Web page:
I've taken to calling this rewrite "First Draft Plus," and reframing it has made such a difference for me. It's making the rewrite less scary and more of a new challenge to embrace and have fun with, just as I feel a first draft ought to be when you're just exploring and telling yourself the story. Like New Game Plus, I'm going into this second attempt armed with pre-existing knowledge of the story. I know my characters better and now have a clearer sense of what they're really looking for and needing in life. I'm not only aware of the story's flaws thanks to my friends' advice but have a rough idea of how to fix them.

It's kind of replaying a boss level in New Game Plus. You're not wildly charging into the unknown with a dull, rusty knife, a basic pistol, and a crafted shiv that'll break after three stabs. Your character is more robust because they've kept their increased stats, and you have gotten more familiar with the game's mechanics over time. Maybe you have a favorite weapon from your first playthrough that's been drastically upgraded or you have shiny and powerful addition to your arsenal as a perk of New Game Plus. You know this enemy, how they move and attack, and how to defeat them.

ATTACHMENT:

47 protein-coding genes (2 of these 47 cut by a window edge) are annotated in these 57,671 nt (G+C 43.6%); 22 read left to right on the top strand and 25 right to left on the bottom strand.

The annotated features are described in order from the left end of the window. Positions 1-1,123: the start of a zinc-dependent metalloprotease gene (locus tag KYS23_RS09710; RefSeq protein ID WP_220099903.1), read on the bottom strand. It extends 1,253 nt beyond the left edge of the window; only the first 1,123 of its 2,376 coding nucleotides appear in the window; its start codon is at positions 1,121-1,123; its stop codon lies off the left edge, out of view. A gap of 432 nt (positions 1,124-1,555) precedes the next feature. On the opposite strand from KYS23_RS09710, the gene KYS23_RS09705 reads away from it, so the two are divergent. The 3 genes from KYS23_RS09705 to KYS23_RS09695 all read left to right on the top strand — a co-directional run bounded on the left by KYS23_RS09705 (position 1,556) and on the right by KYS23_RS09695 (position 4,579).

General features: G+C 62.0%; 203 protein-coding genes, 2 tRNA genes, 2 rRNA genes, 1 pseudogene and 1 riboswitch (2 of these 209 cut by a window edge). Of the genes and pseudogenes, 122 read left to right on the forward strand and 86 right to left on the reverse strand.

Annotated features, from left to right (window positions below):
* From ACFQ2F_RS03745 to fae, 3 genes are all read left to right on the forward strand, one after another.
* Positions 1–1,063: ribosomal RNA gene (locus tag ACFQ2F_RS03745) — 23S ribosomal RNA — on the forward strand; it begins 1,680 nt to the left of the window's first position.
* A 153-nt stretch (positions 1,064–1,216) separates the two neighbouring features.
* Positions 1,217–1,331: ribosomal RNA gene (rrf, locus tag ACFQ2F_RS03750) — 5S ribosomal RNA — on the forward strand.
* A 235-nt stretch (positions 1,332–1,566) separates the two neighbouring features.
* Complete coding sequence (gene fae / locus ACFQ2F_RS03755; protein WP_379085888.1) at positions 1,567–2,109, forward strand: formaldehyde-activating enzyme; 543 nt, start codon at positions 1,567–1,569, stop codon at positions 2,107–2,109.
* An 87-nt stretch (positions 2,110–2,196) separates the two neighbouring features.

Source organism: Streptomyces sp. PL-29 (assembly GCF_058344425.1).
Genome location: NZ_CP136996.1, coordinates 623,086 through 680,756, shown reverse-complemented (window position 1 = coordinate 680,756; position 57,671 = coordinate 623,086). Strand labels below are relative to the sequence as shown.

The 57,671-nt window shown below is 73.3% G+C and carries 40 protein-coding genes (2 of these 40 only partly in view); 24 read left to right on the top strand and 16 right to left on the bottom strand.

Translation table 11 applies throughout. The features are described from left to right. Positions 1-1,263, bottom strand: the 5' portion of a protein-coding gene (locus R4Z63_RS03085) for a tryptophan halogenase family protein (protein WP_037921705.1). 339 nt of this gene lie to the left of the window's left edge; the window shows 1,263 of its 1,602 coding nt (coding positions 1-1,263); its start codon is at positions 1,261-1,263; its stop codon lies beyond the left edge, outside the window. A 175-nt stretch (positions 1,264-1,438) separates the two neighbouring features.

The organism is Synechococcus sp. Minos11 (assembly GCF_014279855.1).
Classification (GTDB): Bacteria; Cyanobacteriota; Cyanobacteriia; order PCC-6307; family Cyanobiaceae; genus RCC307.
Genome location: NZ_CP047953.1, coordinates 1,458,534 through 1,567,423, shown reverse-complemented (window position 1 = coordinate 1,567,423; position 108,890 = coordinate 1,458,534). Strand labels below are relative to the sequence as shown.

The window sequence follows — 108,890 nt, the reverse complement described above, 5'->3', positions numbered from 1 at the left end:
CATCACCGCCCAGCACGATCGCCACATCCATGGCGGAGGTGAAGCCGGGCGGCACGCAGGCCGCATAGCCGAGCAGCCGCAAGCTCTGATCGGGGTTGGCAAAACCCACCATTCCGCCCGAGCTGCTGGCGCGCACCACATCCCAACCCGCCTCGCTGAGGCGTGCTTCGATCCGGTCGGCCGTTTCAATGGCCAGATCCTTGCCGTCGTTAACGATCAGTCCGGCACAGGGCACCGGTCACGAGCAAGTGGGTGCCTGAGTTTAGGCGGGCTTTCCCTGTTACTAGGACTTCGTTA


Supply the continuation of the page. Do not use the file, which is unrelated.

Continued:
It's a new experience, but you're not going into it totally unprepared for what's to come. You know what you're up against and, with the knowledge and gear on you, you're stronger than you were when you embarked on your first playthrough of the game.

That's how I've been looking at this rewrite of A Tided Love. It does feel like I'm playing on a harder difficulty because there is so much to do but I'm excited by the possibilities that come with a fresh start. This First Draft Plus is sending me back to Chapter One, but I'm feeling more prepared than I did with the first iteration—for one thing, I'm giving myself adequate time to plot this new version of A Tided Love instead of rushing to have an outline ready for November 1st. I'm also armed with the feedback from my writing friends and their suggestions for reworking certain aspects I was worried about.

Overall, this New Draft Plus mindset has made it easier to take on this rewrite. It's still intimidating, sure, but it doesn't feel as unbeatable as it once did.

I'm just hoping it's not as formidable of a challenge as AKUMU mode...



bottom of page